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vue-3-forms

4 min read
Last update: December 19, 2021

Base Checkbox

Previously in this course we created reusable components for two important HTML inputs: the BaseInput and the BaseSelect for the input and select elements, respectively.

In this lesson, we take on a new challenge of creating a reusable base component for our checkbox inputs. The goal remains the same, the component should be highly reusable and able to accept v-model bindings.

Let’s dive right in!


First, we’ll create a new file, BaseCheckbox.vue inside the components folder.

We are going to add a template block, and copy the input with type checkbox in our SimpleForm.vue file which holds the control for the “Catering” into it.

📃BaseCheckbox.vue

<template>
    <input type="checkbox" v-model="event.extras.catering" class="field" />
    <label>Catering</label>
</template>

Labels first

As we’ve done in our other components, we’re going to tackle the label first. We need to make sure that we have a way to inject a label into this component, so we’re going to add a label prop so that the parent can pass it down to our component.

Let’s go ahead and add that property, and bind it to the label tag.

📃BaseCheckbox.vue

<template>
    <input type="checkbox" v-model="event.extras.catering" class="field" />
    <label v-if="label">{{ label }}</label>
</template>

<script>
    export default {
        props: {
            label: {
                type: String,
                default: ''
            }
        }
    }
</script>

Notice that we’ve added a v-if condition to check to see that the label property is set before we render the <label> element. There’s no real reason to render an empty label tag, and worse - we don’t want to label it as an empty string!

There are several accessibility considerations when talking about labels and inputs, and what we’ve been doing so far will mostly not be accessible. However, in a later lesson we will revisit these components when we take a look at the basics of accessibility in forms.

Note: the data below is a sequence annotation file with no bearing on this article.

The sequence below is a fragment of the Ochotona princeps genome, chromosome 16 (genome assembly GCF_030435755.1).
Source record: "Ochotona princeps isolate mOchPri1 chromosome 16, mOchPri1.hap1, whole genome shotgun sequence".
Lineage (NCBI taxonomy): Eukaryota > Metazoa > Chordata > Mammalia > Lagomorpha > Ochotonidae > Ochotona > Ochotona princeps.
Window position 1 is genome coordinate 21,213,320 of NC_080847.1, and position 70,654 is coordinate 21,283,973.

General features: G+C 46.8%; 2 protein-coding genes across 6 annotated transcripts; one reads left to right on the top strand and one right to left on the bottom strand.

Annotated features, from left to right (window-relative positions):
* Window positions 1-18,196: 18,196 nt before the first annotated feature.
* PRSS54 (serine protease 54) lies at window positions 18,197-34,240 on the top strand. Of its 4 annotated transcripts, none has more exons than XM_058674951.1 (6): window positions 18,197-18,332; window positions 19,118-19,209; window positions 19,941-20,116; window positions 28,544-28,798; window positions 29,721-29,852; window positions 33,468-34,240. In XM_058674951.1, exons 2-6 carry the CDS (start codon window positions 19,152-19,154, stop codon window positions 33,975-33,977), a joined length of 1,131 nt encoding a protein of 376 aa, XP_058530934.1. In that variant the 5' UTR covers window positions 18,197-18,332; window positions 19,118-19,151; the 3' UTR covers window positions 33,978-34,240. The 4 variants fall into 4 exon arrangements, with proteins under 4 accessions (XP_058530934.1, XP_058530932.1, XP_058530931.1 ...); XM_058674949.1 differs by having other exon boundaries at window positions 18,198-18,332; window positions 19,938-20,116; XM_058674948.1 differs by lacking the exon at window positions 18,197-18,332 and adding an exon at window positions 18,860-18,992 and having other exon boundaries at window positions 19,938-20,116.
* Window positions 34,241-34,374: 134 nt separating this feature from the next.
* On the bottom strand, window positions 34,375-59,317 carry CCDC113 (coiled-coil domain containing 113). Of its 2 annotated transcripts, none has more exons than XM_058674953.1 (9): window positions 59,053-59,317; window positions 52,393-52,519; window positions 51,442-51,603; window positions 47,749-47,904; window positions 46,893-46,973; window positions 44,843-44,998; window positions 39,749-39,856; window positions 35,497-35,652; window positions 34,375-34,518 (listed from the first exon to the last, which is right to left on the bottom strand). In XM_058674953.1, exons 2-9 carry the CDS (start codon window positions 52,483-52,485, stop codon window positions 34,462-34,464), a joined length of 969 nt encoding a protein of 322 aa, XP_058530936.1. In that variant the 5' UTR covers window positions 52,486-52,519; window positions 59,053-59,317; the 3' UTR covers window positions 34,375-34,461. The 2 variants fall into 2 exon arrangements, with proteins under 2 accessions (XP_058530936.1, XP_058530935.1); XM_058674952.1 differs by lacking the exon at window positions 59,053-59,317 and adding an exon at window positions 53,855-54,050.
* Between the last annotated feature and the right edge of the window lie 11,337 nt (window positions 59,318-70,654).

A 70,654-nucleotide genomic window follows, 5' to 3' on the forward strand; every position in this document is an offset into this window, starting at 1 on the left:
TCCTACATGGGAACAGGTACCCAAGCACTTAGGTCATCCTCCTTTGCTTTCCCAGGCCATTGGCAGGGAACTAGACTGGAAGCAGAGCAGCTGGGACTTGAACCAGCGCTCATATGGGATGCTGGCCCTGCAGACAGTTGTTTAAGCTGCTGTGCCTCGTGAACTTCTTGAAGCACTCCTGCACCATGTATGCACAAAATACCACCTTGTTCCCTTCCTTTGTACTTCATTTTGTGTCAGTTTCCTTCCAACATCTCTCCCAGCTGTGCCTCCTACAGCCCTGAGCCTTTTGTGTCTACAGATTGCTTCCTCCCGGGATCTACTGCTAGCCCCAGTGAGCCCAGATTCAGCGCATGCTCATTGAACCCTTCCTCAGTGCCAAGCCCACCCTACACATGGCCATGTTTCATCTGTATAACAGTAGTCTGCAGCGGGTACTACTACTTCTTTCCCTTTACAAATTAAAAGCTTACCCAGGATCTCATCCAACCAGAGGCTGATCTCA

---

## Making it v-model capable

Now that our label has been set up, let’s move on to making it so that the component can accept `v-model` bindings.

Checkboxes have a few quirks that we need to keep in mind before we start setting up our bindings. The first one is that checkbox inputs bind their state to a `checked` property, and not directly to `value`.

The property `value` of checkboxes is not usually used on the frontend, since its main purpose is to provide a value when submitted to the backend via a submit button. If omitted, this `value` defaults to `on`, which is fine for most apps — since most forms will be handled via some asynchronous posting and the passed variables to the backend are controlled by the frontend code.

The second thing we need to keep in mind, is that inputs with type `checkbox` don’t trigger `input` events, but `change` events whenever they are selected and unselected.

Now that we are armed with this knowledge, let’s add our `modelValue` prop, which will hold the first part of our two way binding: allowing the parent to inject a state for the checkbox.

**📃BaseCheckbox.vue**

```javascript
props: {
label: {
type: String,
default: ''
},
modelValue: {
type: Boolean,
default: false
}
}
```

Next, let’s go into the `template` and replace the `v-model` binding that was copy-pasted from the demo form earlier with our new `:checked` binding into our `modelValue` prop.

**📃BaseCheckbox.vue**

```html
<template>
    <input type="checkbox" :checked="modelValue" class="field" />
    <label v-if="label">{{ label }}</label>
</template>
```

Finally, we need to emit `update:modelValue` whenever we want to alert the parent that the checkbox has been toggled. We will listen to the `@change` event on the input element, and emit the new checked state of our element whenever it fires.

**📃BaseCheckbox.vue**

```html
<input type="checkbox" :checked="modelValue" @change="$emit('update:modelValue', $event.target.checked)" class="field" />
```

Notice that for checkboxes we are not emitting the target’s value through `$event.target.value`, but instead the checked status through `$event.target.checked`.

---

## Using our new component

Now that our component is ready, we can go back to `SimpleForm.vue` and replace both the “Catering” and “Live music” checkboxes with our brand new `BaseCheckbox` component.

**📃SimpleForm.vue**

```html
<h3>Extras</h3>
<div>
    <BaseCheckbox v-model="event.extras.catering" label="Catering" />
</div>

<div>
    <BaseCheckbox v-model="event.extras.music" label="Live music" />
</div>
```

Let’s head over to our browser and toggle the checkboxes on and off to make sure the bindings are working.

![https://firebasestorage.googleapis.com/v0/b/vue-mastery.appspot.com/o/flamelink%2Fmedia%2Fextras.opt.jpg?alt=media&token=1f96bbdc-0007-4ce4-b8d9-1c315a7096d1](https://firebasestorage.googleapis.com/v0/b/vue-mastery.appspot.com/o/flamelink%2Fmedia%2Fextras.opt.jpg?alt=media&token=1f96bbdc-0007-4ce4-b8d9-1c315a7096d1)

---

## Wrapping up

Checkboxes have a few quirks that we had to learn in order to create our `BaseCheckbox` component.

In our next lesson, we are going to tackle our final component, the `BaseRadio` for radio buttons, and we’ll take a look at what makes them special and, sometimes, hard to deal with.

See you there!